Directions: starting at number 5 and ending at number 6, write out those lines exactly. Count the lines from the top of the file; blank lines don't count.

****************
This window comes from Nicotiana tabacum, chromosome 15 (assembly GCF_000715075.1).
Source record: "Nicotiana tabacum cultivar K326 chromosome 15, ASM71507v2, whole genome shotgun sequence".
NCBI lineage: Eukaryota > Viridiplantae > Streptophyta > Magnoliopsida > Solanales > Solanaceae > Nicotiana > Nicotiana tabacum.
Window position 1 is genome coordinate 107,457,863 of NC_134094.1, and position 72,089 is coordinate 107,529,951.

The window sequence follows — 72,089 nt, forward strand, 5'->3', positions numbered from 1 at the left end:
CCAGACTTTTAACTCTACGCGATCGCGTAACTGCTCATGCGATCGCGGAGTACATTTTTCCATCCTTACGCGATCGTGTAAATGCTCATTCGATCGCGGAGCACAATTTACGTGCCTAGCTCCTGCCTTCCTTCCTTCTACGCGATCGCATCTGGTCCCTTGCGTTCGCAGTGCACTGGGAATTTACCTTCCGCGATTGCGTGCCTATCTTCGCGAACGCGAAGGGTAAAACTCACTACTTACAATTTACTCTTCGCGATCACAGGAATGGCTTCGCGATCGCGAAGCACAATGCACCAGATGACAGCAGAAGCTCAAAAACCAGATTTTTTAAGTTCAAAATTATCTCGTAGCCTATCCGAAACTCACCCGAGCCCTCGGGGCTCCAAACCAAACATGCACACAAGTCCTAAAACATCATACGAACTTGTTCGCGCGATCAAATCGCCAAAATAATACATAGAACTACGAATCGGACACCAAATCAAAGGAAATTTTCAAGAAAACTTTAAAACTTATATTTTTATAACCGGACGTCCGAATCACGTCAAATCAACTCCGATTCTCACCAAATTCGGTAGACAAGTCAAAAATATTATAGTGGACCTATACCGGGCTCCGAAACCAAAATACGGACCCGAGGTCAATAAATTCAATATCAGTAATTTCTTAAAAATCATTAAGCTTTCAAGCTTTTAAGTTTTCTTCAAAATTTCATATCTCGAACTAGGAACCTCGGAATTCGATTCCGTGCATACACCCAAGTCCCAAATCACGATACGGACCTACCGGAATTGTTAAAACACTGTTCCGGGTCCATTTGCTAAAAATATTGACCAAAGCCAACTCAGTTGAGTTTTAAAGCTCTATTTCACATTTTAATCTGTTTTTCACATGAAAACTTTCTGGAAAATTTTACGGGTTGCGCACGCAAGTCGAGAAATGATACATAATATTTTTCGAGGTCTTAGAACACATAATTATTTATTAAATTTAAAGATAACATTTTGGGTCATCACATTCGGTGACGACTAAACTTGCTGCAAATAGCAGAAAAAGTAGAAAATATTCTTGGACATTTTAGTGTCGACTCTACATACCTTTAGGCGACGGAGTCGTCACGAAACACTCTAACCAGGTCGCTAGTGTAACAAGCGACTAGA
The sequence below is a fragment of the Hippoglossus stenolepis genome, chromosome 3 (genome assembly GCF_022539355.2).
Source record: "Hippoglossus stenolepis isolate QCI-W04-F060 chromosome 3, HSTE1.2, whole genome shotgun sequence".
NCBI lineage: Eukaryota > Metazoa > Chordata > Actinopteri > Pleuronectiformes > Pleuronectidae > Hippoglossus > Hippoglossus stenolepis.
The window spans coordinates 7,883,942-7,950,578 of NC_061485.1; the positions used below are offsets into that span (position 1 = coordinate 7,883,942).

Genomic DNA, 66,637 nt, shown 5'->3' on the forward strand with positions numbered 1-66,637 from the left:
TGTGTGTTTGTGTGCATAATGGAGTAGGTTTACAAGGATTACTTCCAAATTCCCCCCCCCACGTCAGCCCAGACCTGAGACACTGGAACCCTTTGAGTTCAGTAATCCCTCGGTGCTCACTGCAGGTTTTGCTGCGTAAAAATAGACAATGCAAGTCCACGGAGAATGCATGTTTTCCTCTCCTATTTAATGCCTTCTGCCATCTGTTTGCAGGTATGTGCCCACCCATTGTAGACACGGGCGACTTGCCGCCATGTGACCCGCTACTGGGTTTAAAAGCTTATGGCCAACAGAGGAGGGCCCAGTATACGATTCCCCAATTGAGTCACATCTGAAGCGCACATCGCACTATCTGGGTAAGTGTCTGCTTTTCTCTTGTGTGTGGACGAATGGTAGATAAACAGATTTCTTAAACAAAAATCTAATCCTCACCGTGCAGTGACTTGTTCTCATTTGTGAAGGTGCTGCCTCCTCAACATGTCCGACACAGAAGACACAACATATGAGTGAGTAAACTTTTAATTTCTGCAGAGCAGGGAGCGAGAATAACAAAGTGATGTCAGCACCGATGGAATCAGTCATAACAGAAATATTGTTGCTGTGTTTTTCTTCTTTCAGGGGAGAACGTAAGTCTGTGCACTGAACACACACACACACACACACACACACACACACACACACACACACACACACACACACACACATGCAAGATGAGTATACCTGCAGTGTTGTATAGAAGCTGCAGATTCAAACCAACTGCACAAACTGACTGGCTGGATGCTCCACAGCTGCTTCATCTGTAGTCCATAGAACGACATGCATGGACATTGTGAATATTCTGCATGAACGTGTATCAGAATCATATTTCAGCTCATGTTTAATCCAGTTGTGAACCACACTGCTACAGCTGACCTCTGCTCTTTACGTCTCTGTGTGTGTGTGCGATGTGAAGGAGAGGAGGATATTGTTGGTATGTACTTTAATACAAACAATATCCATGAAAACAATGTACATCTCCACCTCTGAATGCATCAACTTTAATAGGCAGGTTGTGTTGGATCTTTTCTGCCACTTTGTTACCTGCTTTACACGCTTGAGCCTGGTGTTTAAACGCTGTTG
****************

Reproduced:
The window sequence follows — 72,089 nt, forward strand, 5'->3', positions numbered from 1 at the left end:
CCAGACTTTTAACTCTACGCGATCGCGTAACTGCTCATGCGATCGCGGAGTACATTTTTCCATCCTTACGCGATCGTGTAAATGCTCATTCGATCGCGGAGCACAATTTACGTGCCTAGCTCCTGCCTTCCTTCCTTCTACGCGATCGCATCTGGTCCCTTGCGTTCGCAGTGCACTGGGAATTTACCTTCCGCGATTGCGTGCCTATCTTCGCGAACGCGAAGGGTAAAACTCACTACTTACAATTTACTCTTCGCGATCACAGGAATGGCTTCGCGATCGCGAAGCACAATGCACCAGATGACAGCAGAAGCTCAAAAACCAGATTTTTTAAGTTCAAAATTATCTCGTAGCCTATCCGAAACTCACCCGAGCCCTCGGGGCTCCAAACCAAACATGCACACAAGTCCTAAAACATCATACGAACTTGTTCGCGCGATCAAATCGCCAAAATAATACATAGAACTACGAATCGGACACCAAATCAAAGGAAATTTTCAAGAAAACTTTAAAACTTATATTTTTATAACCGGACGTCCGAATCACGTCAAATCAACTCCGATTCTCACCAAATTCGGTAGACAAGTCAAAAATATTATAGTGGACCTATACCGGGCTCCGAAACCAAAATACGGACCCGAGGTCAATAAATTCAATATCAGTAATTTCTTAAAAATCATTAAGCTTTCAAGCTTTTAAGTTTTCTTCAAAATTTCATATCTCGAACTAGGAACCTCGGAATTCGATTCCGTGCATACACCCAAGTCCCAAATCACGATACGGACCTACCGGAATTGTTAAAACACTGTTCCGGGTCCATTTGCTAAAAATATTGACCAAAGCCAACTCAGTTGAGTTTTAAAGCTCTATTTCACATTTTAATCTGTTTTTCACATGAAAACTTTCTGGAAAATTTTACGGGTTGCGCACGCAAGTCGAGAAATGATACATAATATTTTTCGAGGTCTTAGAACACATAATTATTTATTAAATTTAAAGATAACATTTTGGGTCATCACATTCGGTGACGACTAAACTTGCTGCAAATAGCAGAAAAAGTAGAAAATATTCTTGGACATTTTAGTGTCGACTCTACATACCTTTAGGCGACGGAGTCGTCACGAAACACTCTAACCAGGTCGCTAGTGTAACAAGCGACTAGA